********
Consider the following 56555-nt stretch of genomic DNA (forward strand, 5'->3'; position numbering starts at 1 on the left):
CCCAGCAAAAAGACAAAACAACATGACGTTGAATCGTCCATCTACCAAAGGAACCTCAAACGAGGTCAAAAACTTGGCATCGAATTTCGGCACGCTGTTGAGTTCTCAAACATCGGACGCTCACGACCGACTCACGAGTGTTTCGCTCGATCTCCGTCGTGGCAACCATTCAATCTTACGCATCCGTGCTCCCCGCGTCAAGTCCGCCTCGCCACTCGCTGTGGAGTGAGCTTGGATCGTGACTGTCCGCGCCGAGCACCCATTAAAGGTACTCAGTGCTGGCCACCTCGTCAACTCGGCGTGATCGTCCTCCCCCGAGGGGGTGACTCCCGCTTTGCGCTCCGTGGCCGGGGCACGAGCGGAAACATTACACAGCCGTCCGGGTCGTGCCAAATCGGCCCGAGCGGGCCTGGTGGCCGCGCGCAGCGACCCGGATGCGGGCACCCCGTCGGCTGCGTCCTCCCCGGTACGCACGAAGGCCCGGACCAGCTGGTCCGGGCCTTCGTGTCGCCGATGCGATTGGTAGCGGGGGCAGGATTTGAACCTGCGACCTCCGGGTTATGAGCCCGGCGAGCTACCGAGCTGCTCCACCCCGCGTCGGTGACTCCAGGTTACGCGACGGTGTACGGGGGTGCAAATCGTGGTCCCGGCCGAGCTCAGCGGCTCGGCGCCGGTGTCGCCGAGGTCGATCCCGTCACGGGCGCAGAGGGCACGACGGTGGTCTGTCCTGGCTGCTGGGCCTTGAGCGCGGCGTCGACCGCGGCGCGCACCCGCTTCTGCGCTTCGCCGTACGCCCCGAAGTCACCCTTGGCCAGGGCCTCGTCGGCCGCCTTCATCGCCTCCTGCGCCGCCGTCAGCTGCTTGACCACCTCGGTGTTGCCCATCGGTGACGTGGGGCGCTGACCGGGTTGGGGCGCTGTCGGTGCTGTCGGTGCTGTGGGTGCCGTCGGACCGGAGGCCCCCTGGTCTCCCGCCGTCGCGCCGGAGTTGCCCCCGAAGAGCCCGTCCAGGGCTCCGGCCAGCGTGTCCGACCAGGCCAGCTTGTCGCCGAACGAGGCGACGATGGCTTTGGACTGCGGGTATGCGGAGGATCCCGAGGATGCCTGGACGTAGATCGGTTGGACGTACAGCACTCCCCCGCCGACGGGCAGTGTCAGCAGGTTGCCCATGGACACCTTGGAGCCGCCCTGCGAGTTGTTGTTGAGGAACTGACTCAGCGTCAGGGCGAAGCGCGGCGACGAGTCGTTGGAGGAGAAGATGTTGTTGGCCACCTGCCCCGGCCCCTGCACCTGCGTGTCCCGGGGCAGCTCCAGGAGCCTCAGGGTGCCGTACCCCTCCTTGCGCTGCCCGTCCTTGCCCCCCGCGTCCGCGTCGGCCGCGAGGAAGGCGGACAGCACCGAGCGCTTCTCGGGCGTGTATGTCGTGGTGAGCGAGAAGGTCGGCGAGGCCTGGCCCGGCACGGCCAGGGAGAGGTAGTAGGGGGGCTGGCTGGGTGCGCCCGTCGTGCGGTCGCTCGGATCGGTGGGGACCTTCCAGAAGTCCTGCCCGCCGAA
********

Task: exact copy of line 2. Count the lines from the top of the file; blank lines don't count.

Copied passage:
CCCAGCAAAAAGACAAAACAACATGACGTTGAATCGTCCATCTACCAAAGGAACCTCAAACGAGGTCAAAAACTTGGCATCGAATTTCGGCACGCTGTTGAGTTCTCAAACATCGGACGCTCACGACCGACTCACGAGTGTTTCGCTCGATCTCCGTCGTGGCAACCATTCAATCTTACGCATCCGTGCTCCCCGCGTCAAGTCCGCCTCGCCACTCGCTGTGGAGTGAGCTTGGATCGTGACTGTCCGCGCCGAGCACCCATTAAAGGTACTCAGTGCTGGCCACCTCGTCAACTCGGCGTGATCGTCCTCCCCCGAGGGGGTGACTCCCGCTTTGCGCTCCGTGGCCGGGGCACGAGCGGAAACATTACACAGCCGTCCGGGTCGTGCCAAATCGGCCCGAGCGGGCCTGGTGGCCGCGCGCAGCGACCCGGATGCGGGCACCCCGTCGGCTGCGTCCTCCCCGGTACGCACGAAGGCCCGGACCAGCTGGTCCGGGCCTTCGTGTCGCCGATGCGATTGGTAGCGGGGGCAGGATTTGAACCTGCGACCTCCGGGTTATGAGCCCGGCGAGCTACCGAGCTGCTCCACCCCGCGTCGGTGACTCCAGGTTACGCGACGGTGTACGGGGGTGCAAATCGTGGTCCCGGCCGAGCTCAGCGGCTCGGCGCCGGTGTCGCCGAGGTCGATCCCGTCACGGGCGCAGAGGGCACGACGGTGGTCTGTCCTGGCTGCTGGGCCTTGAGCGCGGCGTCGACCGCGGCGCGCACCCGCTTCTGCGCTTCGCCGTACGCCCCGAAGTCACCCTTGGCCAGGGCCTCGTCGGCCGCCTTCATCGCCTCCTGCGCCGCCGTCAGCTGCTTGACCACCTCGGTGTTGCCCATCGGTGACGTGGGGCGCTGACCGGGTTGGGGCGCTGTCGGTGCTGTCGGTGCTGTGGGTGCCGTCGGACCGGAGGCCCCCTGGTCTCCCGCCGTCGCGCCGGAGTTGCCCCCGAAGAGCCCGTCCAGGGCTCCGGCCAGCGTGTCCGACCAGGCCAGCTTGTCGCCGAACGAGGCGACGATGGCTTTGGACTGCGGGTATGCGGAGGATCCCGAGGATGCCTGGACGTAGATCGGTTGGACGTACAGCACTCCCCCGCCGACGGGCAGTGTCAGCAGGTTGCCCATGGACACCTTGGAGCCGCCCTGCGAGTTGTTGTTGAGGAACTGACTCAGCGTCAGGGCGAAGCGCGGCGACGAGTCGTTGGAGGAGAAGATGTTGTTGGCCACCTGCCCCGGCCCCTGCACCTGCGTGTCCCGGGGCAGCTCCAGGAGCCTCAGGGTGCCGTACCCCTCCTTGCGCTGCCCGTCCTTGCCCCCCGCGTCCGCGTCGGCCGCGAGGAAGGCGGACAGCACCGAGCGCTTCTCGGGCGTGTATGTCGTGGTGAGCGAGAAGGTCGGCGAGGCCTGGCCCGGCACGGCCAGGGAGAGGTAGTAGGGGGGCTGGCTGGGTGCGCCCGTCGTGCGGTCGCTCGGATCGGTGGGGACCTTCCAGAAGTCCTGCCCGCCGAA